- Atomic Heart, Mundfish’s first marketable project, launched on 21st February 2023. The reception has been mixed, however, the game is fairly polished.
- Some criticism of Atomic Heart has been directed to its script and voice acting. While nothing to write home about, it’s far from being bad when compared to other releases in recent years.
- Atomic Heart has been subject to controversy due to its Russian imagery. While there was no bias in reception, the game has been impacted in a way due to recent events.
A videogame has several core pillars that build its immersive value and contribute to its experience. The script and voice acting are two of those pillars.
Atomic Heart, one of the first AAA games of 2023, has offered downright ridiculous dialogue and voice work up until now, with many lambasting it in terms of critical quality. However, is that genuinely the case?
2023 has been a mixed year thus far not unlike the review scores of Atomic Heart. For some players, it’s a solid start while for others it’s been average. Forspoken got the ball rolling, the Dead Space remake saw its launch, and Tango Gameworks shadow-dropped one of the icons of this year—Hi-Fi Rush.
With much more on the way, Atomic Heart was the next big checkpoint of 2023. While its reception was mixed, many have unanimously bashed the game for its dialogue and voice work. Opinions are the epitome of subjectivity but I believe one can draw an objective line or find a middle ground.
Atomic Heart is not an award-winning performance with dialogue that would move someone to tears. However, it’s not as cringe as some people have claimed it to be. If you’ve seen any of the player discourse on the topic, you’ll find that many feel as if the game is doing its own thing.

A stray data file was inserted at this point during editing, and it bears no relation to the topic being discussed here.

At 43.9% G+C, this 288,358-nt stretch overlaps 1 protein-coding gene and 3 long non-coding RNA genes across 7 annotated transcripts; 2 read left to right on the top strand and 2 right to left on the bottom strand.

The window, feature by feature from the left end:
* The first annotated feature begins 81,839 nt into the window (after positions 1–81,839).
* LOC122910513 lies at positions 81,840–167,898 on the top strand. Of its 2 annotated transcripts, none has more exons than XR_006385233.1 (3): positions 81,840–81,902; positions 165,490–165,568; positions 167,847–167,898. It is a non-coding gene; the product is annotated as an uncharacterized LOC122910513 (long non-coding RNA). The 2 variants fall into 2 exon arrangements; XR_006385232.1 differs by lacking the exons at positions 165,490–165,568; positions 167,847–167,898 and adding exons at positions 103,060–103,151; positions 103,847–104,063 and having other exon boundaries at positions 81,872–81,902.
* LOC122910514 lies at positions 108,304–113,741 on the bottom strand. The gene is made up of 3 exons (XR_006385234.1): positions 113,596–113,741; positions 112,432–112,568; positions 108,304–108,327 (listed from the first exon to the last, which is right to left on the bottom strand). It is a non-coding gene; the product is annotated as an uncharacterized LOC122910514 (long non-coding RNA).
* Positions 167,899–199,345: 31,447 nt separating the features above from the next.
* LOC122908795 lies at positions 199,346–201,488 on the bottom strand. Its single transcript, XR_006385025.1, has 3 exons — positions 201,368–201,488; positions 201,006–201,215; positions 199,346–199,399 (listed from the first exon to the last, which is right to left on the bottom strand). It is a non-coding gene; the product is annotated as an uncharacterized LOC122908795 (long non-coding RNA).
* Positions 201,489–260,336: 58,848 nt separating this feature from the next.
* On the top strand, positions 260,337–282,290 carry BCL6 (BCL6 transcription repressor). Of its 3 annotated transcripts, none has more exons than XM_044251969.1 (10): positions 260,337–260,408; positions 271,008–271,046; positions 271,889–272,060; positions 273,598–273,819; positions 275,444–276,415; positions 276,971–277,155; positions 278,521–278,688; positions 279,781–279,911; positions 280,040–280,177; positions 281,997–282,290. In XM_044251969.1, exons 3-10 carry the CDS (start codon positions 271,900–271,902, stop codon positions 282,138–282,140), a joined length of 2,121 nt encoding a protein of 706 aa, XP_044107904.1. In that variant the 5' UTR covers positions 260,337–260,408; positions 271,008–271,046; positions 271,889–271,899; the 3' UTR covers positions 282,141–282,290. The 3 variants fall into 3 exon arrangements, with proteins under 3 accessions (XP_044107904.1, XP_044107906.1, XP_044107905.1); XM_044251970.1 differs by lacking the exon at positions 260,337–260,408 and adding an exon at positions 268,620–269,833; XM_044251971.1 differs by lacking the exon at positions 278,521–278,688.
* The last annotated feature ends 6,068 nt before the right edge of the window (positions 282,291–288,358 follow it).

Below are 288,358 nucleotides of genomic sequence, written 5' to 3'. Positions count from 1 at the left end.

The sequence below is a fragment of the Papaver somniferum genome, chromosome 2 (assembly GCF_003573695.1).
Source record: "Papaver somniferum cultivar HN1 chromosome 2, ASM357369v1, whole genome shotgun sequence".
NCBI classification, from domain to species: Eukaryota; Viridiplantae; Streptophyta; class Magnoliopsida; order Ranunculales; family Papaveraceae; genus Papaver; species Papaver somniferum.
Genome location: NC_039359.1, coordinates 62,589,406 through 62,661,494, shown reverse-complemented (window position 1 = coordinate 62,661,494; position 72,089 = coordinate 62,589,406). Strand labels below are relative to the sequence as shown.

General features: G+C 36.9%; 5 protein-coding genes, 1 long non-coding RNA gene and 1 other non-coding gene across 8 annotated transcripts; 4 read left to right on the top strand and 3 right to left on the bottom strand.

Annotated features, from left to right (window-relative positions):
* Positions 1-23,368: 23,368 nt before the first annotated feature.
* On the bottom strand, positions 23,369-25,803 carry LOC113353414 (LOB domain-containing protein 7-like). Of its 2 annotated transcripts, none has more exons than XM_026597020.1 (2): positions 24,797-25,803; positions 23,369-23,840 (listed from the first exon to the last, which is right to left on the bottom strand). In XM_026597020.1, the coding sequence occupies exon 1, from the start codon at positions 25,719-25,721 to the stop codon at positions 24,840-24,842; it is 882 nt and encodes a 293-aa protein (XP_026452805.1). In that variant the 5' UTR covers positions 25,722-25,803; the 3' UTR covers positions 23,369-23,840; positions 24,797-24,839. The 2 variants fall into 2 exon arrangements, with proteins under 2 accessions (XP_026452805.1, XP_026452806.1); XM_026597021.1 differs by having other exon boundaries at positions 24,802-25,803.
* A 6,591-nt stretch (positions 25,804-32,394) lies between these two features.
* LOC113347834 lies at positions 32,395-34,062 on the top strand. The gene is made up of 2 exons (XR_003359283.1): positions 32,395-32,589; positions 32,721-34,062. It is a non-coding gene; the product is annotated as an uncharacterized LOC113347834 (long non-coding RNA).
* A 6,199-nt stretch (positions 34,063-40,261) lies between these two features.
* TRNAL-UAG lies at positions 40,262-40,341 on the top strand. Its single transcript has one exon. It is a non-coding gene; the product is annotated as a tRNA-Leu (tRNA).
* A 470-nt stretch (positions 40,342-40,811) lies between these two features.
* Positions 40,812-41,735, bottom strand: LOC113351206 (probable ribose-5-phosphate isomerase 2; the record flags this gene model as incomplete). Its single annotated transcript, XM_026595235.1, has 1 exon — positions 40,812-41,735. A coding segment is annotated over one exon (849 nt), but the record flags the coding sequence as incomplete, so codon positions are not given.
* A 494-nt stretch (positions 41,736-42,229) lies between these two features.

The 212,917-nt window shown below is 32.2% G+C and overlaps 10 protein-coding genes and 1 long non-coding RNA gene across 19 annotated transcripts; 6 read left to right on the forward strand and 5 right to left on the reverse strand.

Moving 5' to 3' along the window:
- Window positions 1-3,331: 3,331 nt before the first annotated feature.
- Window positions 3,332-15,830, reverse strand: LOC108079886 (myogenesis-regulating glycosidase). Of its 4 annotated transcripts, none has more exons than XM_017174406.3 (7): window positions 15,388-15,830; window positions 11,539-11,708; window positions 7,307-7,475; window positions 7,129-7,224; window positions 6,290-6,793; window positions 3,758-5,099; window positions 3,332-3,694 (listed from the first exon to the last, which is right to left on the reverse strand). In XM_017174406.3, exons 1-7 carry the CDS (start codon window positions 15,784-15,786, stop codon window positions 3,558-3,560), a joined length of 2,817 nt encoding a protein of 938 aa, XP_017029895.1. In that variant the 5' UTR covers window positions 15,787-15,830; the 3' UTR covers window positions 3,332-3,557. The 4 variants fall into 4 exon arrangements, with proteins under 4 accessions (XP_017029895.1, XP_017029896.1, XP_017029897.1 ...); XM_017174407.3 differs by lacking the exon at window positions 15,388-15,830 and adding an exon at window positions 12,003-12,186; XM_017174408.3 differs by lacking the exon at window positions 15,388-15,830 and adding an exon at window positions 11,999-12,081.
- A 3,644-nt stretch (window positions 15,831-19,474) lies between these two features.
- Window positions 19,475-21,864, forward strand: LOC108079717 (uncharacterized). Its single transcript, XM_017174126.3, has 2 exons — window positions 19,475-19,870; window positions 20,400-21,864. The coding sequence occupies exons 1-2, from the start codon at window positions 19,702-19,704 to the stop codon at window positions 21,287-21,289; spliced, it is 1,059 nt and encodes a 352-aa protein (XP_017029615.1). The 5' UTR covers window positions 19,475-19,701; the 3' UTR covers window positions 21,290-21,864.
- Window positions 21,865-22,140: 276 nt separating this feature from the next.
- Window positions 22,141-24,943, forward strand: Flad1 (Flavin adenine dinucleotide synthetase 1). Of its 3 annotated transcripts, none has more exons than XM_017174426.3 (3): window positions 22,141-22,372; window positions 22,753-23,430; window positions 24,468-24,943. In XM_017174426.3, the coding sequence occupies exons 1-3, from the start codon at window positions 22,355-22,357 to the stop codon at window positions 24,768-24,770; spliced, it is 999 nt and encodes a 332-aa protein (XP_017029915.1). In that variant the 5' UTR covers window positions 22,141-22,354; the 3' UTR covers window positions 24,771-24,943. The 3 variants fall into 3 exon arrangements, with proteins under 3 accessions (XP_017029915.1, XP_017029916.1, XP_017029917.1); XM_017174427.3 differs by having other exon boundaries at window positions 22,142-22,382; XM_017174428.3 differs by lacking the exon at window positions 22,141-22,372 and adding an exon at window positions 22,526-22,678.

Atomic Heart’s Script Is A Meme Goldmine
The spectrum of criticism surrounding Atomic Heart focuses on several elements of the game. In terms of the script, it’s directed at either the sexual refrigerator or the protagonist being too tough and arrogant.
It’s because we’re playing as a defined character, not a proxy. Square Enix failed to create a protagonist that the player could relate to or be impressed by. Frey was genuinely unlikable due to her actions and behavior. When it comes to Sergey, Atomic Heart achieves something to a degree. It’s called humor and therein lies the problem.
At its core, dialogue is carried by voice work. The way you deliver your lines determines their weight. It either adds to the experience or subtracts from it. The script also needs to carry a certain amount of significance. If it’s entirely comical and filled with quips, then it’s just going to be a Marvel movie and carry the same flaws.
Another thing I find interesting is how people reacted to NORA‘s behavior. It’s ironic because the way NORA was thirsting over Sergey is similar to how people were thirsting over the Twins. They were part of the marketing, yes, but the fact is that the internet was swooning over attractive robots and it’s not the first time either.
Atomic Heart’s script has the potential to produce great memes. Regardless of whether that is good or not, one thing I can say is that people will remember it, at least for some time. It’s one of those things that just stick with you. Not because the experience was moving but because of the comedic and meme value.
Furthermore, the voice acting in this game is actually pretty good. Put Atomic Heart and Forspoken alongside each other and you’ll see the difference.
An Objective Base In A Subjective Space
As I said earlier, Atomic Heart hits the mark in terms of humor but that’s where the problem is. Humor is subjective. I’m sure there were many who saw people gushing over the Twins and asked what was so special about them. That’s because they didn’t have the same perception as others.
You can’t please everybody and Atomic Heart doesn’t have a compelling story at its core. It’s not bad but it’s also nothing special. However, this is Mundfish’s first marketable game and they’ve achieved a lot with this launch. It sets a precedent and can allow them to learn and improve from this experience.
While it’s not gonna be everyone’s cup of tea, the quality of this dialogue and the voice work is solid. It would have been weird if every character in the game was like NORA.
The fact that this isn’t the case makes NORA’s antics an exception. Plus, listening to Sergey respond to it along with his famous “crispy critters” line is absolute gold. You can see the subjectivity here but the reality is, it could have been worse.